Handcuffing Survival

Statistics indicate roughly 70 percent of suspects resist arrest after the first handcuff is applied. Indeed, one of my old training officers bears the scars on his cheek from the ratchets of a loose single strand, evidence of a female who decided she didn t want to go to jail that day.

Of all the force topics we receive recurring or in-service training on, handcuffing probably gets the least attention. And when you think about it, it s the one force application we perform almost routinely if you ll permit the use of the r-word in this context. Firearms in-service training is conducted quarterly in just about every agency. Defensive tactics, OC, Taser and baton in-services are also conducted once or twice annually in most departments. But after basic academy graduation, most officers are lucky to get any advanced or in-service training on tactical handcuffing unless they seek it on their own.

Retraining? Why?

Why is this very important tactical skill ignored after basic recruit school? Probably because most people incorrectly think it isn t necessary. Most officers, more than a few administrators and, sadly, even a few police trainers, don t feel retraining in handcuffing is needed after the academy. After all, what s so hard about putting handcuffs on somebody? Nothing, unless the suspect doesn t want to be handcuffed, or worse, they decide they don t want to be cuffed after the first cuff is already on. However, if a review of the last six months of subject management (use of force) reports in your agency show officers are resorting to higher levels of force (or experiencing a significant amount of officer or subject injury) during the handcuffing process, that might help convince the powers that be that a class on tactical handcuffing makes sense.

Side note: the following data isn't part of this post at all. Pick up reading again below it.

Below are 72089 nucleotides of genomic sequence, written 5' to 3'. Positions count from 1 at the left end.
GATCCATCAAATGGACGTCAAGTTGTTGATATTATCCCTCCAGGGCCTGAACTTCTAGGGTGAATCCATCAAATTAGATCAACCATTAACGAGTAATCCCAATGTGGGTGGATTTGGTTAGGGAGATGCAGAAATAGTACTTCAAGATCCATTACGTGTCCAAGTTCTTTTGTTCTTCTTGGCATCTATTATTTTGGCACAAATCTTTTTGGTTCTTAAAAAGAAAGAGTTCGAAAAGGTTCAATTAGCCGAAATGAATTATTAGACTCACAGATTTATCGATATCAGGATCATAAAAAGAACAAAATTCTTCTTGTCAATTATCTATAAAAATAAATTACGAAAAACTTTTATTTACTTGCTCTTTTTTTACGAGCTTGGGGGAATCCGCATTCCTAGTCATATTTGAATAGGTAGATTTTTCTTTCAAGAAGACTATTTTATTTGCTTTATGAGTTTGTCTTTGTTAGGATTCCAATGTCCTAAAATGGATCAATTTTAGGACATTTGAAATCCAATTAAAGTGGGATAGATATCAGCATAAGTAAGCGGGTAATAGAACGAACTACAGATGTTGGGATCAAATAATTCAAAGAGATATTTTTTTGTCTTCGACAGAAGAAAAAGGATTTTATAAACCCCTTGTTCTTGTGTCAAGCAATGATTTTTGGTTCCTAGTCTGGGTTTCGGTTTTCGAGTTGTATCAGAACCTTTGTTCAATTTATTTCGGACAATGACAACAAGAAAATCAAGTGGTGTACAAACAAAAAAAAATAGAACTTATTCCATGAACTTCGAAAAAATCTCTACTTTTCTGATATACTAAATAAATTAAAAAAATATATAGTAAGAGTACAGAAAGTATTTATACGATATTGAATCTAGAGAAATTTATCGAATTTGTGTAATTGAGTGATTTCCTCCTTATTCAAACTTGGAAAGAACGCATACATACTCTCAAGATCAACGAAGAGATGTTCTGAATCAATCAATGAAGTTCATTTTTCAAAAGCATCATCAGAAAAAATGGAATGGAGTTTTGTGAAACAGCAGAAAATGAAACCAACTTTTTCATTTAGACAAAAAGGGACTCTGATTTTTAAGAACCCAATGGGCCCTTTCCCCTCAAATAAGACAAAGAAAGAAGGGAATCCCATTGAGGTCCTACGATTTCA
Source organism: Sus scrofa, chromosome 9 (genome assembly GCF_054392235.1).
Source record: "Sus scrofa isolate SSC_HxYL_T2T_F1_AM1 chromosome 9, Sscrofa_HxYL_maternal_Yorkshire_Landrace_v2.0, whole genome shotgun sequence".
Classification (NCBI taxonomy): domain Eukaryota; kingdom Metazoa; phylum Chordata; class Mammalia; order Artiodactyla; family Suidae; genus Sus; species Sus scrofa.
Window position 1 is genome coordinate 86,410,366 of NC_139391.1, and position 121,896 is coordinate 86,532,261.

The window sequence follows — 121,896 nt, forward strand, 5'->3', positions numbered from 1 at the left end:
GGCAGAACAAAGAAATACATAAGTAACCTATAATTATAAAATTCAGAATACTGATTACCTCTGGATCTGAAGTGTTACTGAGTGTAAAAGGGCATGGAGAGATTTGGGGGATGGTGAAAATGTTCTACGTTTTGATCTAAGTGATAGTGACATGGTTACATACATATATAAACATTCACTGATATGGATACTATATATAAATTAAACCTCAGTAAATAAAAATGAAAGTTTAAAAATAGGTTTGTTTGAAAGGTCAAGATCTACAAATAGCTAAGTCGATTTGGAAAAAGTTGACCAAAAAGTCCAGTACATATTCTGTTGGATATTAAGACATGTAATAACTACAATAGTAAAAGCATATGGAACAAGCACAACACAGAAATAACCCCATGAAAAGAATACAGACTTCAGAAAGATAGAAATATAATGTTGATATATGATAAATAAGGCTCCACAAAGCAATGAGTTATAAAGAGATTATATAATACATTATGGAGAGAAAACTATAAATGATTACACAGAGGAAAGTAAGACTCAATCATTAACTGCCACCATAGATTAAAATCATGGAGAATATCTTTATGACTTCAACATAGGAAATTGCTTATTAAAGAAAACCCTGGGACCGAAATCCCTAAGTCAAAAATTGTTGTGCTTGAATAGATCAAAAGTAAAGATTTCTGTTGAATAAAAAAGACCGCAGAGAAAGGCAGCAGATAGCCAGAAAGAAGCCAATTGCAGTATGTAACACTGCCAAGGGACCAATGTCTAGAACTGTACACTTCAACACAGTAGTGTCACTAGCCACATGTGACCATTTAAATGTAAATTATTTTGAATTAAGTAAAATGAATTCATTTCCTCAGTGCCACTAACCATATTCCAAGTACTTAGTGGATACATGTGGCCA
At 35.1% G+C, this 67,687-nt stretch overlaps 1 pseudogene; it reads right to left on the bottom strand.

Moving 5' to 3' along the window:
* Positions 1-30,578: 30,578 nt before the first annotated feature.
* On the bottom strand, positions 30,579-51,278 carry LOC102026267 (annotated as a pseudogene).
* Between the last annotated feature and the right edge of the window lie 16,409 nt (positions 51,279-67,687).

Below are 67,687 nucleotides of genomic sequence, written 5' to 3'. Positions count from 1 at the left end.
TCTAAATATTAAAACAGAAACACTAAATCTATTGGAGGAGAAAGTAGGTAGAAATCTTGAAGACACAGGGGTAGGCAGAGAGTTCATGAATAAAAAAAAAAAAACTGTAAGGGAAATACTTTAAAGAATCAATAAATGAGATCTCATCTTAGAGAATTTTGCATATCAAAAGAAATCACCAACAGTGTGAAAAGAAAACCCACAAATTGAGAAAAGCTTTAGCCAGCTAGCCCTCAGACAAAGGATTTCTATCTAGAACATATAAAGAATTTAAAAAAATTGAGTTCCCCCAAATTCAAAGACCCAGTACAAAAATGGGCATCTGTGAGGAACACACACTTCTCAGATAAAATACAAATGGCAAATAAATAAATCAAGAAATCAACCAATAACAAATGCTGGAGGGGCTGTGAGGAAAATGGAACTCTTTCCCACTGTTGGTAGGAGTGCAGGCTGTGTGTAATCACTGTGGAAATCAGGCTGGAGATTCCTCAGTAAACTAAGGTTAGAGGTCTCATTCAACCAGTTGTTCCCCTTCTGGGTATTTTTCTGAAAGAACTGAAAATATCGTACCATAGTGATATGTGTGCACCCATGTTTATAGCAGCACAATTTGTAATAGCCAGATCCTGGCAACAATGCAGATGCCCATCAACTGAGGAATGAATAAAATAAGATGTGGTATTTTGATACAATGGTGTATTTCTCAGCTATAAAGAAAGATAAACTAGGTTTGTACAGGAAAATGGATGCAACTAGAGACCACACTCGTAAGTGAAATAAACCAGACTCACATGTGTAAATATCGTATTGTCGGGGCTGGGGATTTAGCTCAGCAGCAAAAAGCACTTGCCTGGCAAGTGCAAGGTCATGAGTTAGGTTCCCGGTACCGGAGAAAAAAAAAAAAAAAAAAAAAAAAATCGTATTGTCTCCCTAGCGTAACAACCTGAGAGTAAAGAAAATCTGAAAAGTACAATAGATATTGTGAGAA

Other reasons: It s a pain in the ass, and painful, too. Well, it doesn t have to be either. Several companies make training handcuffs. ZAK Tools, for example, makes a reasonably priced metal handcuff with permanent knurled brass twist knobs in place of the keyholes. Pacific Transducer Corporation (PTC) makes a similar metal training handcuff with a release button that slides to open the handcuff. Hiatt-Thompson Corp. makes a device called a SpeedKey and priced under $10. The SpeedKey is a magnetic brass twist knob that fits right over the existing key hole of your duty cuffs that makes tactical handcuff training a breeze. These training cuffs and/or devices make daisy-chain drills real easy, and also save training time. Just remember to finish up the class with a key drill, too. Regarding the pain issue: Again, it doesn t have to be painful. Some elastic gauze wrap and a little adhesive tape on the wrists before class starts, and you ll have a happy group of motivated students.